The decision to align the Jewish community with the Czar was far from a simple one. Indeed, the Chassidic Masters Rabbi Yisrael Hopstein (the Maggid of Kozhnitz), and Rabbi Mendel of Riminov, among others, supported a French victory.

Rabbi Shneur Zalman was well aware of the cruelty of the Czar and suffering of his Jewish brethren in the Russian Empire; he’d been held in Czarist prison twice at that point, in 1798 and 1801. Yet in Napoleon, Rabbi Shneur Zalman saw the apex of the French Revolution and its Reign of Terror. As Napoleon once remarked: “Were I obliged to have a religion, I would worship the sun—the source of all life—the real god of the earth.” A man ruled only by his ego could not be the herald of liberty and emancipation, but rather the complete antithesis of anything G‑dly. While making clear his staunch opposition to Napoleon, Rabbi Shneur Zalman also spent months setting up emergency housing and providing material relief for the Jews living in the path of the emperor's advancing armies. Ultimately, while Napoleon’s hubris would kill upwards of 280,000 of his men and leave him in defeat, the Jewish soul would remain resilient.

Speaking to the Chassidim spying on Napoleon, Rabbi Shneur Zalman inquired as to the tune the French were marching with. Upon hearing it, he proclaimed: “This is a song of victory!”

In an act of spiritual defiance against Bonaparte, Rabbi Shneur Zalman “claimed” the tune.

The song, known today as Napoleon’s March, remains an ode to spiritual fortitude and victory. It is popularly sung at the end of Yom Kippur to signify the Jewish people’s certainty that they’ve been victorious in the heavenly court drama, and that G‑d has sealed them in the Book of Life.

Napolean's retreat from Russia
Napolean's retreat from Russia

The Ultimate Victory March

Speaking on that at the Shabbat farbrengen following Simchat Torah, the Rebbe noted5 his own decision to transform “La Marseillaise” followed in this tradition.

“My intent was not that someone sitting in Brooklyn should learn a new song,” the Rebbe explained, “but rather those Jews from France should march with it victoriously to greet Moshiach.”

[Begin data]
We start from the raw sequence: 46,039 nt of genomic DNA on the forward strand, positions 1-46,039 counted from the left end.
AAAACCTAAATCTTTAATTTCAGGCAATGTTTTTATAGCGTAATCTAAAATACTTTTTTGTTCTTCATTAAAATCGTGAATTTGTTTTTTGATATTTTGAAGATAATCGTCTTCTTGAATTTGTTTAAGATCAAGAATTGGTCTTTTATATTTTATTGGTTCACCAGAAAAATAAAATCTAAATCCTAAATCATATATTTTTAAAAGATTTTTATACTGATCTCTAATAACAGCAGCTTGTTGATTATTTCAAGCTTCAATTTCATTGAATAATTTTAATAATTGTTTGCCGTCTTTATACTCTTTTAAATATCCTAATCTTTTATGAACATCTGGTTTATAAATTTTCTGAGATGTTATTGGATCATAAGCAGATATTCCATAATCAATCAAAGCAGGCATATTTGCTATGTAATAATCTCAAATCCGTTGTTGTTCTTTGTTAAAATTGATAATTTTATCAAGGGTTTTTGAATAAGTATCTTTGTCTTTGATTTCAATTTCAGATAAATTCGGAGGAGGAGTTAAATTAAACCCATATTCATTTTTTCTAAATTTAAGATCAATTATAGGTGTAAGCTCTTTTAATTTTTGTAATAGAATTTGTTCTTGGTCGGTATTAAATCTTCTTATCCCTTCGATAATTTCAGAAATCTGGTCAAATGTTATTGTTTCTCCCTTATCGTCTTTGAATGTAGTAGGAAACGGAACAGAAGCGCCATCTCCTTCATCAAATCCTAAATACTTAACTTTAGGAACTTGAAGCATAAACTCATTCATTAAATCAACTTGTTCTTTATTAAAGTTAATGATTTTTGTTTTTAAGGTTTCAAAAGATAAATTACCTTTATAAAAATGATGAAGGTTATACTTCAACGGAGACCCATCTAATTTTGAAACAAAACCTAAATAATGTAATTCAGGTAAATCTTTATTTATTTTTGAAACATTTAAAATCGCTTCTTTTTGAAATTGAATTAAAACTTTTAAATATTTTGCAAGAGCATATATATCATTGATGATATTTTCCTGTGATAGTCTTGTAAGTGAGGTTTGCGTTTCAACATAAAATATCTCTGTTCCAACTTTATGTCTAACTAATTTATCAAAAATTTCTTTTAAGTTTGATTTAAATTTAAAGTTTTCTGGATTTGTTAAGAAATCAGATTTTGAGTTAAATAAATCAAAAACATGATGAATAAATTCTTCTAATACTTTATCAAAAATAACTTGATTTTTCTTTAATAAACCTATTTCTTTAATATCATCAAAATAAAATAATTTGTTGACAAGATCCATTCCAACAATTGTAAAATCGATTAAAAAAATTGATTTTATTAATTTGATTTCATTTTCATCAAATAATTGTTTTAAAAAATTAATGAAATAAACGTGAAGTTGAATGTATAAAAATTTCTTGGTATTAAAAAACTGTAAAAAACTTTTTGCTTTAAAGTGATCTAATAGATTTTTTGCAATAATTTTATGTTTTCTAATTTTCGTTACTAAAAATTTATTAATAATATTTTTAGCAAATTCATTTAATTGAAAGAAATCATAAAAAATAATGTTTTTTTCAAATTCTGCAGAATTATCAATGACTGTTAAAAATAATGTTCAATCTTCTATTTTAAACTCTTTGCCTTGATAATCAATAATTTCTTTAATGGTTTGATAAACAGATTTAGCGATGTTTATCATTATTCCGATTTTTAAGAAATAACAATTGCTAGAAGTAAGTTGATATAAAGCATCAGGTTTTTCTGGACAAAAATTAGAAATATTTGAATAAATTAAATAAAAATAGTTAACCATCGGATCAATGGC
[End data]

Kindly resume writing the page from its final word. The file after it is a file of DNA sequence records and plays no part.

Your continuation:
“We were just this group of young people,” Nissenbaum remembers. Many of those in attendance had only begun to explore Jewish observance, “but we brought this song back to France and with it, this incredible enthusiasm, an awareness that we could change the country.”

The work seemed daunting. The cradle of Europe’s Ashkenazi community, France’s Jews faced assimilation in the 19th century and had been decimated during the Holocaust. A pernicious legacy of antisemitism, epitomized by the Dreyfus Affair and cultural tradition of Laïcité, French Secularism, meant that even as Jews returned to France, Jewish life was a muted affair.

“In the France of my youth, many Jews were ashamed to be publicly identified as Jews,” Nissenbaum recalls. “Religion was kept private, definitely not practiced openly on the street.”

Despite this legacy of antisemitism and assimilation, France’s Jewish community was going through rapid demographic transformation. Postwar France became a haven for refugees, tripling in size over the next 25 years. The country’s liberal immigration policies were particularly attractive to the French-speaking Jewish communities of North Africa. By 1968, the same year the Azimovs moved to Paris, Sephardic Jews had become the majority in France.

With time the Azimovs built an educational empire, bringing dozens of other emissaries, many of them the students who attended that very Simchat Torah. Today, there are more than 450 emissary couples running 115 Chabad-Lubavitch centers in 164 cities and communities in France.

The song, now known by its Hebrew lyrics “HaAderet VeHaEmunah,” became emblematic of this transformation. On Nov. 30, 1991, the Rebbe noted during a Shabbat farbrengen how thoroughly France had been transformed.6 The bastion of freedom from responsibility to G‑d, had been “utterly transformed into a bastion of G‑dliness in this world.”

The transformation of the French national anthem was indicative of this epoch in Jewish history. “This song has been completely transformed into something holy,” the Rebbe said. “To the extent that some people sing it and don’t even realize this Chassidic tune began its life ‘elsewhere.’ ”

“The Rebbe lived in France for many years,” Nissenbaum reflects. “He had a special attachment to French Jewry. And so he gave us this as a present. He took the national anthem of the country and transformed it into something holy, something that reflects the transformation of Jewish life.”

Chanukah in Paris
Chanukah in Paris